3. Ryder says

    The problem with this article is that Walter never even attempts to say what this “separation of Church and State” is in its meaning, nor how it should function.

    Indeed, as this description of “separation” is contained only in a private letter, and nowhere in the Constitution (I wonder how many progressives believe it is! Might we have that percentage?)

    What the Constitution has within it, is a prohibition placed upon the Federal Government, and nothing more. There are no prohibitions on the Church. As such, it is less a singular dividing wall, but more a set of walls to imprison Federal power.

    The Government should act solely from powers granted it, and are specifically restricted from acting as an agent or advocate for any Church. It is also prevented from acting against those that assemble in religion.

    On the other hand, the Constitution offers NO protections from examination, then condemnation or support FROM the Church.

    “Attacks” (with less hyperventilation known as criticisms) of government action and public figures is a healthy and long standing practice, inside circles of worship and out. Any act by government that violates the “laws of God”, should be of particular importance to the religious, and they should treat such issues seriously and freely in assembly.

    But the government has no recourse in the views of man.

    Indeed Jefferson wrote in that same letter “religion is a matter which lies solely between Man & his God, that he owes account to none other for his faith or his worship, that the legitimate powers of government reach actions only, & not opinions”

    The First Amendment did not create the rights contained therein but it serves only to reaffirm them. The right to express opinion, and especially a religious one was already granted by natural law. The Bill of Rights merely add weight to this.

    The religious views of ALL, are outside the domain of Federal law, including persons operating within it. Our representatives can have, express, and use, any opinion they have, from whatever source.

    What Christians believe about how the government was formed is irrelevant. The fact is, it was formed… and Congress shall make no law that creates or interferes with religion. End of story.

    But this applies only to the establishment of laws, and not the values, beliefs, or worship of those in service within the government, nor how they should apply them.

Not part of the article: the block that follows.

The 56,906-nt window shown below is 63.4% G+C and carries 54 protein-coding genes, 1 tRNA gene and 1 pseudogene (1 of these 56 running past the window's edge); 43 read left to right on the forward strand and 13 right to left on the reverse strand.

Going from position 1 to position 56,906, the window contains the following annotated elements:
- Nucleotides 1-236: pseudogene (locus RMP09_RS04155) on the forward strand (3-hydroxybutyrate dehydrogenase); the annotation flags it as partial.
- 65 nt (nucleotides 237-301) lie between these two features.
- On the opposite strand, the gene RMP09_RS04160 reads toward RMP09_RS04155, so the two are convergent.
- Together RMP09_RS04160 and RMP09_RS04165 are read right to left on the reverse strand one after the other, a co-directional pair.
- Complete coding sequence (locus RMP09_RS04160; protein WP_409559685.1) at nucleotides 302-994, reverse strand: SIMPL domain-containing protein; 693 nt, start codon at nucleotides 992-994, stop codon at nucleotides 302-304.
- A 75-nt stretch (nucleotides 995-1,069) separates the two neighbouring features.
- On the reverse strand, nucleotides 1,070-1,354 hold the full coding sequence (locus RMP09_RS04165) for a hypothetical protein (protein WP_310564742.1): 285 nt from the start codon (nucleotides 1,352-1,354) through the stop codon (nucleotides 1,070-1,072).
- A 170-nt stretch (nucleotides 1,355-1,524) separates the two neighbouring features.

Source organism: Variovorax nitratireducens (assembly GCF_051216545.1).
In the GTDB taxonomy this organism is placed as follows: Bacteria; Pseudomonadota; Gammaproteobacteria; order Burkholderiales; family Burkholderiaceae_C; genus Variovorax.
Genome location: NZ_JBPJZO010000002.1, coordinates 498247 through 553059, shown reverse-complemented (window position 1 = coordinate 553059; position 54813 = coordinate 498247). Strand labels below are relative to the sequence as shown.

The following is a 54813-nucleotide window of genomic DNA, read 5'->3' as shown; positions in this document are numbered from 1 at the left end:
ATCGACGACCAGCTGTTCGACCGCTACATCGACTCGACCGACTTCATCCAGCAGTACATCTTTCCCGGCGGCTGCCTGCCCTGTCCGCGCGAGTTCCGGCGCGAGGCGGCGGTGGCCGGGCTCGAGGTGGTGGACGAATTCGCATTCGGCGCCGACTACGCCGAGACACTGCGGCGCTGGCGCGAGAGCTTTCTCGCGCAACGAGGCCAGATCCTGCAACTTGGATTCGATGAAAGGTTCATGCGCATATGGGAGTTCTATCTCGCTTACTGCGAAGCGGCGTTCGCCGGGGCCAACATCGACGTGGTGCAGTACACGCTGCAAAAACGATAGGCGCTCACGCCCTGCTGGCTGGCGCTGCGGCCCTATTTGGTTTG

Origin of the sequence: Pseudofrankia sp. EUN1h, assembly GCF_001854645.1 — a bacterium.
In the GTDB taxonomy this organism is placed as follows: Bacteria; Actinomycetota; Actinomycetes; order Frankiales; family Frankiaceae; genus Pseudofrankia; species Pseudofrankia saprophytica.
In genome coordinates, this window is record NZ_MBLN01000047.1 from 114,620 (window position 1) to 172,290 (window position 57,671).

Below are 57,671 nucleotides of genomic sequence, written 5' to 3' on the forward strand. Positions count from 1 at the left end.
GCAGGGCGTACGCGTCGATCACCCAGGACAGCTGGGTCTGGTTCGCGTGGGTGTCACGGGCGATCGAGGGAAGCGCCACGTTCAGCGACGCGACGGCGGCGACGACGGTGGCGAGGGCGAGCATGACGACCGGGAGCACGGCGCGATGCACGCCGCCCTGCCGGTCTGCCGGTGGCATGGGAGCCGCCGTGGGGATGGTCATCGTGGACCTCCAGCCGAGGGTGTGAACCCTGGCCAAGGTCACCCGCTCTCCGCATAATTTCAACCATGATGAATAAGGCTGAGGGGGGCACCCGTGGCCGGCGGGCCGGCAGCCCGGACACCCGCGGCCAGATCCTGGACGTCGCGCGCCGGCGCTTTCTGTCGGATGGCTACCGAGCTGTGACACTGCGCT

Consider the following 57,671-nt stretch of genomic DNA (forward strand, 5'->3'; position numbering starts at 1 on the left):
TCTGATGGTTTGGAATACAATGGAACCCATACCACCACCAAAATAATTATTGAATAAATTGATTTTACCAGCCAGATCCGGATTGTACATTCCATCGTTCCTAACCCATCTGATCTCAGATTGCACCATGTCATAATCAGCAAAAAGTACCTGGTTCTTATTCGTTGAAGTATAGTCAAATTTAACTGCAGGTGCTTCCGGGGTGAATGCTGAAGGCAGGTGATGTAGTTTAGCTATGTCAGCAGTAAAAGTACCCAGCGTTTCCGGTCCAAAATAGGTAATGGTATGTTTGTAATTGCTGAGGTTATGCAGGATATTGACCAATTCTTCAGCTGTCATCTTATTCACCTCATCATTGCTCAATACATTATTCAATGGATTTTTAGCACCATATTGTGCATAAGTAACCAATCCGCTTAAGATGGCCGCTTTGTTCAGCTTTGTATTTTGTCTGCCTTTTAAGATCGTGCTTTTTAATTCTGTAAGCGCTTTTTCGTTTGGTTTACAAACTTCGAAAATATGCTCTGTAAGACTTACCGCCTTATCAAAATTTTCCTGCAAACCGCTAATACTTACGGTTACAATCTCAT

• Reverend Draco says

      Any act by government that violates the “laws of God”

      Whose God? Yours? Mine? The suspiciously brown-skinned gentleman down the street’s? Which God? Odin? Ahura Mazda? Shiva? Amaterasu? Jupiter?

      That is the reason for there being a wall of separation – to prevent those following one religion from using the force of law to violate the rights of those who follow another.

      Europeans find it odd that we Americans get so weirded out by what religion a candidate may or may not follow – to them, the religion of a political candidate is a private thing – and if a candidate makes an issue of their religion – they’re not to be taken seriously. Wow. That’s downright civilized of them.

      Would that we could learn that lesson.

  4. says

    The Christian religious right has long hammered on the Constitution in vain. They still can’t get over that they lost in the original Constitutional Convention. However, both left and right need tor recognize the threat of ISLAM to everything the U.S. Constitution stands for, and join to pass the Winslow Amendment to the U.S. Constitution, permitting Congress to pass laws restricting the exercise of Islam when it finds the need.

  5. briankk says

    “28 percent of Americans, according to a First Amendment Center poll in February, don’t believe there is a Constitutional separation of church and state.”

    I’m kind of disappointed, I’d hoped a lot more people than that could actually read…

    “Congress shall make no law respecting an establishment of religion, or prohibiting the free exercise thereof…”

Leave a Reply

Your email address will not be published. Required fields are marked *